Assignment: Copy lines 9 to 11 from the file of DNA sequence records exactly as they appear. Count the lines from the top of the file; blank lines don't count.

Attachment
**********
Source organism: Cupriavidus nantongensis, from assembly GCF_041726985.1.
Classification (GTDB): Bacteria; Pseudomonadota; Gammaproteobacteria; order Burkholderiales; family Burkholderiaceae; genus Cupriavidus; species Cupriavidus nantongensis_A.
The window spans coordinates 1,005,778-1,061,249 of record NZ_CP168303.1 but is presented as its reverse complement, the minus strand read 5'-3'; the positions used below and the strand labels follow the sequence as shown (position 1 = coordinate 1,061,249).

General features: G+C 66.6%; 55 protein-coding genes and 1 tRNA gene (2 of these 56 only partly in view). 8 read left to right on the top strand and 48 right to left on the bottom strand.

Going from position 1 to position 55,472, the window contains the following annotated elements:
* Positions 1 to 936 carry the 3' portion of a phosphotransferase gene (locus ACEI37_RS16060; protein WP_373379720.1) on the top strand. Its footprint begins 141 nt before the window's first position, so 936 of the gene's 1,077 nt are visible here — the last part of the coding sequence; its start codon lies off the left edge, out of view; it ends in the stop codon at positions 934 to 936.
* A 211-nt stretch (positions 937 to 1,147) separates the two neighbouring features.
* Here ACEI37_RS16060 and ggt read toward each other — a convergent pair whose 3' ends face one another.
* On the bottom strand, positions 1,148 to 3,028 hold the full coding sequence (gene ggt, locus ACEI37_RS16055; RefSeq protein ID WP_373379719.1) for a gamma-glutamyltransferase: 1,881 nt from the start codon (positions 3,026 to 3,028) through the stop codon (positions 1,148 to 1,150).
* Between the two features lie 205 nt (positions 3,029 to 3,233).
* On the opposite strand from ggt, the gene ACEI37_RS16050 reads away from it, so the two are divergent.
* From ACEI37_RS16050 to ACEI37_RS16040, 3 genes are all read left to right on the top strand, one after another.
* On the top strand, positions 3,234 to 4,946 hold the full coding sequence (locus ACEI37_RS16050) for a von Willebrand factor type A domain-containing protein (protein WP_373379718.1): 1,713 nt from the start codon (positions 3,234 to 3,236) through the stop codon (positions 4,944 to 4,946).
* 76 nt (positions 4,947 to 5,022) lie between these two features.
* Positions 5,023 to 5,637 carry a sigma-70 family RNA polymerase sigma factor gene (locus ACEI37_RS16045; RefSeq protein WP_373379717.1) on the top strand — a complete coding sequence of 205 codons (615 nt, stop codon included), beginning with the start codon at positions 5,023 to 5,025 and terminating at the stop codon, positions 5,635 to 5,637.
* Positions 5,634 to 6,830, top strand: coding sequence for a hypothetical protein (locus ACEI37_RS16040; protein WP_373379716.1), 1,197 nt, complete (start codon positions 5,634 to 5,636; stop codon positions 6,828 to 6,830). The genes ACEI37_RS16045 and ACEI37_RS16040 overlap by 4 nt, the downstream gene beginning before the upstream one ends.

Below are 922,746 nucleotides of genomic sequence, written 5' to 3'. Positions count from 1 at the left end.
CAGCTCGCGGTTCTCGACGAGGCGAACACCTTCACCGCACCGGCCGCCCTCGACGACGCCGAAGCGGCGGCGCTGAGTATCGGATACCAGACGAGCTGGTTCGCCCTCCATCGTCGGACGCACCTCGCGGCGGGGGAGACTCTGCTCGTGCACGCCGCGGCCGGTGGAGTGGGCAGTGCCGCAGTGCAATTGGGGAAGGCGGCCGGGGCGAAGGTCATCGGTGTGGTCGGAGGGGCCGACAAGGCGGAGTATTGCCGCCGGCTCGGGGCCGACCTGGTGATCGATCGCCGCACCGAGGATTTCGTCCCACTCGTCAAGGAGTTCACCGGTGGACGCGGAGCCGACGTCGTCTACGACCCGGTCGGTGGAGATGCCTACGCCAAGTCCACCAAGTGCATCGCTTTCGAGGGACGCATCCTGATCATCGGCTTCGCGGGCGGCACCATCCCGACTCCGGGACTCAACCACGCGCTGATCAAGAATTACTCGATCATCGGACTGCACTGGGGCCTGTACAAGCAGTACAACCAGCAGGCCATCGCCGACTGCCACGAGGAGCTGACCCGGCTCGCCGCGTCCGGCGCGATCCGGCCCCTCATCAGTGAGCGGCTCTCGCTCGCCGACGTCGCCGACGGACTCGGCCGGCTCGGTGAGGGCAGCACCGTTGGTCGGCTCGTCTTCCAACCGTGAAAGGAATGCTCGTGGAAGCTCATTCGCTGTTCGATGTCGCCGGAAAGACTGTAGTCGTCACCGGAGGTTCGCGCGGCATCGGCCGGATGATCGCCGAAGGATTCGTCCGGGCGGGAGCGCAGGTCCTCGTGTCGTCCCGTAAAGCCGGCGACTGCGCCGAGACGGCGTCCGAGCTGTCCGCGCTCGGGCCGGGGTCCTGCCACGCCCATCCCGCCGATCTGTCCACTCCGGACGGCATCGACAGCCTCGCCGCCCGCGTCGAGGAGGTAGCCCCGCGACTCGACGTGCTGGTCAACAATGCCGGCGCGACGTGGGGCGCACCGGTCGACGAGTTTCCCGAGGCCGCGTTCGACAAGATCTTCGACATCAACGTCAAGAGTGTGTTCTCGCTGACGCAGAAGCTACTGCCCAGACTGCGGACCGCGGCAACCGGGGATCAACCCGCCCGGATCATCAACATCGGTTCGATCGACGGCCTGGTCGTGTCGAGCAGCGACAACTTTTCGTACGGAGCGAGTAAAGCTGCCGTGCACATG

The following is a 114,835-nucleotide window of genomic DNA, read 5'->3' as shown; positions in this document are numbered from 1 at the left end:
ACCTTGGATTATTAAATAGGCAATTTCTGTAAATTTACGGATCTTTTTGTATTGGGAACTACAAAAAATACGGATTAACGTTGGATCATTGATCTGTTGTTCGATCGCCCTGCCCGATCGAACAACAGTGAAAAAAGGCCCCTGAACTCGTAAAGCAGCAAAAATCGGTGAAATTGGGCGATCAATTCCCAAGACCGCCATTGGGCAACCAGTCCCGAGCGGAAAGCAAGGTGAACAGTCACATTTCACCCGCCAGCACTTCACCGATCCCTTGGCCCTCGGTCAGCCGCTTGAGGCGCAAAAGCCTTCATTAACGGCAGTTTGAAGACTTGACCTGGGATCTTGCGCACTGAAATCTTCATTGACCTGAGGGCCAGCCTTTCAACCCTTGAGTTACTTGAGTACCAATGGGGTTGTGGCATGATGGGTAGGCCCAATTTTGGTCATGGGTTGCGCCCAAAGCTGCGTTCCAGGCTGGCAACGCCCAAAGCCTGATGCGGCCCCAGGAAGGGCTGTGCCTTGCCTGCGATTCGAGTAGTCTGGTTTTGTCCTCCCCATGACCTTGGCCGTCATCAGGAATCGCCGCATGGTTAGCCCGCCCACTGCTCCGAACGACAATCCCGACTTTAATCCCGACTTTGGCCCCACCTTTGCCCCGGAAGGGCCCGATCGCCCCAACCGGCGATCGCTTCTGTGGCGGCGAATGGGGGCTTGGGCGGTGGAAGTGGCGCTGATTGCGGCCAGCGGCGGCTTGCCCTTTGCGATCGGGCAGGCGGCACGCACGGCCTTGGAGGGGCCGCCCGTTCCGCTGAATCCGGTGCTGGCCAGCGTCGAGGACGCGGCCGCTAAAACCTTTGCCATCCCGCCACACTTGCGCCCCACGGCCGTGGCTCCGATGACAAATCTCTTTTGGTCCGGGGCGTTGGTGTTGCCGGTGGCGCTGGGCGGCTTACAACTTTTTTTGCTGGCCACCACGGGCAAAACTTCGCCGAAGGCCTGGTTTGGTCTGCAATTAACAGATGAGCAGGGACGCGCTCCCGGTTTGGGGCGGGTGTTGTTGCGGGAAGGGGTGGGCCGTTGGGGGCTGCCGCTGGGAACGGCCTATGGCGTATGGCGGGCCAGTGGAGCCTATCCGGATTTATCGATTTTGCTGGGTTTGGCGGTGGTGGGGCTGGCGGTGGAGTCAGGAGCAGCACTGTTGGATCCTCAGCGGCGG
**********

* On the bottom strand, positions 1,148 to 3,028 hold the full coding sequence (gene ggt, locus ACEI37_RS16055; RefSeq protein ID WP_373379719.1) for a gamma-glutamyltransferase: 1,881 nt from the start codon (positions 3,026 to 3,028) through the stop codon (positions 1,148 to 1,150).
* Between the two features lie 205 nt (positions 3,029 to 3,233).
* On the opposite strand from ggt, the gene ACEI37_RS16050 reads away from it, so the two are divergent.